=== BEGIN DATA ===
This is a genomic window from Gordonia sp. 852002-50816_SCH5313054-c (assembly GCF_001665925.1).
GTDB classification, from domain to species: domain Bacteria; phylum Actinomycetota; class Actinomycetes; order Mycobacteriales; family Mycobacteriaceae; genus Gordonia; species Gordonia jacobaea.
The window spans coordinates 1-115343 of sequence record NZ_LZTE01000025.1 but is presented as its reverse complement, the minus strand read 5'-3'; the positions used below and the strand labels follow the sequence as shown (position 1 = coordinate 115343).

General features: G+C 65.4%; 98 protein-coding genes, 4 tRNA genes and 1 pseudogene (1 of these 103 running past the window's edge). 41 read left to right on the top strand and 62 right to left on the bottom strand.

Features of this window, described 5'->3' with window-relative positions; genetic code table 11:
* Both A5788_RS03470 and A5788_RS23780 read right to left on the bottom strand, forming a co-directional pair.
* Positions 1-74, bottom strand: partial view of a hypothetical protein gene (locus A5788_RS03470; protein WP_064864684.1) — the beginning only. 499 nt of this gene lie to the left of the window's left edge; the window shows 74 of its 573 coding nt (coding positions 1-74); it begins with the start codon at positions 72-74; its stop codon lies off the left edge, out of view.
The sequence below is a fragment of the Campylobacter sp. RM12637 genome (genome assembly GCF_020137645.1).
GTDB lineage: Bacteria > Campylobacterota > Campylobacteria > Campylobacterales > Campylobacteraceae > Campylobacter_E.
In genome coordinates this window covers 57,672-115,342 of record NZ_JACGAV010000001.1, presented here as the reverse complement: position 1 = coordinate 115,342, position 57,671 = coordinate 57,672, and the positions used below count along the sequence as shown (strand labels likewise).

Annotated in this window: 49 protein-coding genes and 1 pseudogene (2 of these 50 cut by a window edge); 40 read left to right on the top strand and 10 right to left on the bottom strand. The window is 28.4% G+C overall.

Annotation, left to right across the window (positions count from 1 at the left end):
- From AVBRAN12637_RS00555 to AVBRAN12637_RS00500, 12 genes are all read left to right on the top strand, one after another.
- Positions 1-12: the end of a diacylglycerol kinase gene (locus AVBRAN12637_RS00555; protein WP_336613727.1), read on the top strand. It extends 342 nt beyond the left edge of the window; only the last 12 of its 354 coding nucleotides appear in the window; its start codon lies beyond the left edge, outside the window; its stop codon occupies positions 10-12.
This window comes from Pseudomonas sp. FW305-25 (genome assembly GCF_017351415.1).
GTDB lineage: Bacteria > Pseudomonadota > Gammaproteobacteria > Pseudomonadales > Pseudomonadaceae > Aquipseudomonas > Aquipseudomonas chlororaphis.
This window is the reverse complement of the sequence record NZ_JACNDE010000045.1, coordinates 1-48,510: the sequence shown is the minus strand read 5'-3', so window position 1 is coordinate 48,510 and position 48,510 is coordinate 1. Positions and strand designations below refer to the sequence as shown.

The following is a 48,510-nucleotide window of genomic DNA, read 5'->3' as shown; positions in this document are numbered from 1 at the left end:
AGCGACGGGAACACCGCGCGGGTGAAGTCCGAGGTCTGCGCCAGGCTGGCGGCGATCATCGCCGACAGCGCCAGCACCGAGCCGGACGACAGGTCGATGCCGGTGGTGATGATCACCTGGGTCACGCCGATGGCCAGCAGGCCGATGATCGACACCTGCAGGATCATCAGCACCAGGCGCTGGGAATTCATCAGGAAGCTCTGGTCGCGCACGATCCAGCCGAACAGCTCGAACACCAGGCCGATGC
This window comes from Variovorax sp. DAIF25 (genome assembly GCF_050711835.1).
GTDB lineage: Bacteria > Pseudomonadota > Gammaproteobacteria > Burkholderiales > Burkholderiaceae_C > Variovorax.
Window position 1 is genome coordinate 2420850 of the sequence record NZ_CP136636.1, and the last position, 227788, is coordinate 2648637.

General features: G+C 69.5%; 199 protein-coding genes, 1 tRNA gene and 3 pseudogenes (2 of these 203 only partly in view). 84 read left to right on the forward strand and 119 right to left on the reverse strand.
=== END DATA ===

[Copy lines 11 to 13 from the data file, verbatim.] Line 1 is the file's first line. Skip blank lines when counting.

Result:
Annotated in this window: 49 protein-coding genes and 1 pseudogene (2 of these 50 cut by a window edge); 40 read left to right on the top strand and 10 right to left on the bottom strand. The window is 28.4% G+C overall.

Annotation, left to right across the window (positions count from 1 at the left end):
- From AVBRAN12637_RS00555 to AVBRAN12637_RS00500, 12 genes are all read left to right on the top strand, one after another.